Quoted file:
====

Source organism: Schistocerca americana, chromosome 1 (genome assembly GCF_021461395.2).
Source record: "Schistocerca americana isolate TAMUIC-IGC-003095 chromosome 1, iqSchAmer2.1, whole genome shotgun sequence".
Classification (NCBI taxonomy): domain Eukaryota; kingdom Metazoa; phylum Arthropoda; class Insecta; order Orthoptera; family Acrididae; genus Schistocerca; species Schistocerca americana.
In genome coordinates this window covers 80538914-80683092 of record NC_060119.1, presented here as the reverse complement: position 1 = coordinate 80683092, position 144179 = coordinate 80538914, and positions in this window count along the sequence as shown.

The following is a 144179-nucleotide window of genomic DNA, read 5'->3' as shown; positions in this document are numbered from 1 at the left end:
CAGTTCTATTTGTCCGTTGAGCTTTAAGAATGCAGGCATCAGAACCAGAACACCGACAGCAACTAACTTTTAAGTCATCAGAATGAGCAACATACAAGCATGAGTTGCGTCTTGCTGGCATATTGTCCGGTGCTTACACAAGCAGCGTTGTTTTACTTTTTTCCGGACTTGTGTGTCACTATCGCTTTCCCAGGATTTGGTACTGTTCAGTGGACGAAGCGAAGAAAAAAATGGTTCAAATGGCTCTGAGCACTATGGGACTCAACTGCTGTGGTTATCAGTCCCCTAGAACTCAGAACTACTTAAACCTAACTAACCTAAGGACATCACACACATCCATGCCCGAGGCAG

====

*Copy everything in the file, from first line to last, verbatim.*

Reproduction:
Source organism: Schistocerca americana, chromosome 1 (genome assembly GCF_021461395.2).
Source record: "Schistocerca americana isolate TAMUIC-IGC-003095 chromosome 1, iqSchAmer2.1, whole genome shotgun sequence".
Classification (NCBI taxonomy): domain Eukaryota; kingdom Metazoa; phylum Arthropoda; class Insecta; order Orthoptera; family Acrididae; genus Schistocerca; species Schistocerca americana.
In genome coordinates this window covers 80538914-80683092 of record NC_060119.1, presented here as the reverse complement: position 1 = coordinate 80683092, position 144179 = coordinate 80538914, and positions in this window count along the sequence as shown.

The following is a 144179-nucleotide window of genomic DNA, read 5'->3' as shown; positions in this document are numbered from 1 at the left end:
CAGTTCTATTTGTCCGTTGAGCTTTAAGAATGCAGGCATCAGAACCAGAACACCGACAGCAACTAACTTTTAAGTCATCAGAATGAGCAACATACAAGCATGAGTTGCGTCTTGCTGGCATATTGTCCGGTGCTTACACAAGCAGCGTTGTTTTACTTTTTTCCGGACTTGTGTGTCACTATCGCTTTCCCAGGATTTGGTACTGTTCAGTGGACGAAGCGAAGAAAAAAATGGTTCAAATGGCTCTGAGCACTATGGGACTCAACTGCTGTGGTTATCAGTCCCCTAGAACTCAGAACTACTTAAACCTAACTAACCTAAGGACATCACACACATCCATGCCCGAGGCAG